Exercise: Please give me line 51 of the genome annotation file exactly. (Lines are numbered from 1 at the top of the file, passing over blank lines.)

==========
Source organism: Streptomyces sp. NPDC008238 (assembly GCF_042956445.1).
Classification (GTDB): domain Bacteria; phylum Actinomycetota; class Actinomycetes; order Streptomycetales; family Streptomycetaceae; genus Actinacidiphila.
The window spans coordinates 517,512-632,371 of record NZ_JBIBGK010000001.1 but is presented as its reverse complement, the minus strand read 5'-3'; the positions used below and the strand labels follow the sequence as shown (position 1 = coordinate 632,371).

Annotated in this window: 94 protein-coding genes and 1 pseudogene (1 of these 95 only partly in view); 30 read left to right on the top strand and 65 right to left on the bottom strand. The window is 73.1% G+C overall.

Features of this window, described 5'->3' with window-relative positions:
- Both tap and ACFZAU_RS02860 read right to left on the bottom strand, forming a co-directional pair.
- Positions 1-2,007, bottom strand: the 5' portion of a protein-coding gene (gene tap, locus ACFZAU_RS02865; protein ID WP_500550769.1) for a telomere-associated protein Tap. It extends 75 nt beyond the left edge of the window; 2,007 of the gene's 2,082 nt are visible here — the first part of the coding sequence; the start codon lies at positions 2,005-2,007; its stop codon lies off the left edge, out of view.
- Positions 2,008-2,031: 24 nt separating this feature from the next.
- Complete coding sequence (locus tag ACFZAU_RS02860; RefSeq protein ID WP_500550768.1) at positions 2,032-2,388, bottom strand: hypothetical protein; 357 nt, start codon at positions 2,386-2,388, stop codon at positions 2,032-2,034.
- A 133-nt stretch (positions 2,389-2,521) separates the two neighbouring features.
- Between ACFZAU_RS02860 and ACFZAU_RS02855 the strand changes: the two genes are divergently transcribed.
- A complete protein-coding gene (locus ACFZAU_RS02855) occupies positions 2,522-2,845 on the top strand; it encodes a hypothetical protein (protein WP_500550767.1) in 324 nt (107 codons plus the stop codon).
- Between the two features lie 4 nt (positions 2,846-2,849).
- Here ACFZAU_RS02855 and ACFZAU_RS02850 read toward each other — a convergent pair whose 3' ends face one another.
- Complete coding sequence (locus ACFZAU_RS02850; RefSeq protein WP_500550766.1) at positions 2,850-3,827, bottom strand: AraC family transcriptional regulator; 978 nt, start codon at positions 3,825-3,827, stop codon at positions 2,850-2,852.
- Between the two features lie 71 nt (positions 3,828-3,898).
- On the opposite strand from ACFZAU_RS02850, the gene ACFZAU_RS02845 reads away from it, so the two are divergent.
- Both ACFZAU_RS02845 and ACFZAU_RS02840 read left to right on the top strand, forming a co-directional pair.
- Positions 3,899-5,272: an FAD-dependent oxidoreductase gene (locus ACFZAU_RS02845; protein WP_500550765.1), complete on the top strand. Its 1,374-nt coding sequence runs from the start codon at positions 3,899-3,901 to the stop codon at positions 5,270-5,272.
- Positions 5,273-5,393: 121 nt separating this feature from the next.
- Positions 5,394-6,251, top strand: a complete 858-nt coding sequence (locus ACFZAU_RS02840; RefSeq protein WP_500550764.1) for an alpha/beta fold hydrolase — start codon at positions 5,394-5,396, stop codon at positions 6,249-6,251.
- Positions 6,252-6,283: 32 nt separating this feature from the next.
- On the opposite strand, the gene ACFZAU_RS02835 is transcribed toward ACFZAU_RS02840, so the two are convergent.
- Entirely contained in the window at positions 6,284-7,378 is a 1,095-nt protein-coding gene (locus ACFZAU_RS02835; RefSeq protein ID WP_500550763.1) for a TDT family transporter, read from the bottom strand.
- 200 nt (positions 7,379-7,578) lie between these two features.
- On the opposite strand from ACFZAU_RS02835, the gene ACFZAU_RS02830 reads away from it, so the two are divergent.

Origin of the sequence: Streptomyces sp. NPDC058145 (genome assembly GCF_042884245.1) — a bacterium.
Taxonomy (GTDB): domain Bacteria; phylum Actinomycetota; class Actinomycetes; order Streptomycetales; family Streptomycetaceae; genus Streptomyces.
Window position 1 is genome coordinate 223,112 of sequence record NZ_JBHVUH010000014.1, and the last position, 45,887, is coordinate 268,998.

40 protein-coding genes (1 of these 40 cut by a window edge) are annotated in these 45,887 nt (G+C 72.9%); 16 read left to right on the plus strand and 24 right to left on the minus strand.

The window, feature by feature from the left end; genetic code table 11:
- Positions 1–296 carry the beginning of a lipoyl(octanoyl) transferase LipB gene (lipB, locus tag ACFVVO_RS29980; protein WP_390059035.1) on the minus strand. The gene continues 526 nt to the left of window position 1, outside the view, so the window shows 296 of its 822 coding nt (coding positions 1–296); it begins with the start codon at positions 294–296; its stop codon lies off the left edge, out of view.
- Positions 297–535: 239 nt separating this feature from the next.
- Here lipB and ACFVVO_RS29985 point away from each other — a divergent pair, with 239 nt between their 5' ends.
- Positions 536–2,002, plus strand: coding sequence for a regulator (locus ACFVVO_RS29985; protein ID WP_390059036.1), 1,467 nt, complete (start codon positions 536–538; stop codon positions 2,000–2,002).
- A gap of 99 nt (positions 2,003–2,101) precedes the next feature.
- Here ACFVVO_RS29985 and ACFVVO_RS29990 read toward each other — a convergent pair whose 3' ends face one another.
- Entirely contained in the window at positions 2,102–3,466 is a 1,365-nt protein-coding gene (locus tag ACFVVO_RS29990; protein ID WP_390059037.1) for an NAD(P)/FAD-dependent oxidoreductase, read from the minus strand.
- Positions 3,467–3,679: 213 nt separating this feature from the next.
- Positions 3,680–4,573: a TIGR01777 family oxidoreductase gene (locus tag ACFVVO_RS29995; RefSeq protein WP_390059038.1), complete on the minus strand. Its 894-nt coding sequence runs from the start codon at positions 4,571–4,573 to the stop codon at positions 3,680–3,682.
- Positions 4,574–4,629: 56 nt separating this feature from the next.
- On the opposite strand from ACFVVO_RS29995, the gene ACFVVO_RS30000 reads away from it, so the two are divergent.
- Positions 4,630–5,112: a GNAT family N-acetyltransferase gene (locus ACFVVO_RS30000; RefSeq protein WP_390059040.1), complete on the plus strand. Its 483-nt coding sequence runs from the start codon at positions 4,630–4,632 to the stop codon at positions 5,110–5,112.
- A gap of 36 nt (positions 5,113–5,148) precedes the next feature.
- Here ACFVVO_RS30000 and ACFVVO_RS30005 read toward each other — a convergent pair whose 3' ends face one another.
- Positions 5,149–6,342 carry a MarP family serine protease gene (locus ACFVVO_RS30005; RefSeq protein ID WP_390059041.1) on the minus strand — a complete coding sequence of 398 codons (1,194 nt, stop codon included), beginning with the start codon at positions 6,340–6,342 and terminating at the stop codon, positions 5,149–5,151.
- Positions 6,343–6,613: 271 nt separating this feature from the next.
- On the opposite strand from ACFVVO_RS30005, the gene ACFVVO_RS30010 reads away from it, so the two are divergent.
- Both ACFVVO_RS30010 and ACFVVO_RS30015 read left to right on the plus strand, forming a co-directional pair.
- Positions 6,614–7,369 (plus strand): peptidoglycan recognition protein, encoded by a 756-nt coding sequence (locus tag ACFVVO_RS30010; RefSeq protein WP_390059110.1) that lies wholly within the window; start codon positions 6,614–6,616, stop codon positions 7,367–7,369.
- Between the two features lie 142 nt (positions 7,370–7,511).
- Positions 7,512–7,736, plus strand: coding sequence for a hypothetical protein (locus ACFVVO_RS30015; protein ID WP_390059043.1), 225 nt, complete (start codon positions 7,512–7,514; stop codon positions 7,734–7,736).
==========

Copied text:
- Between the two features lie 142 nt (positions 7,370–7,511).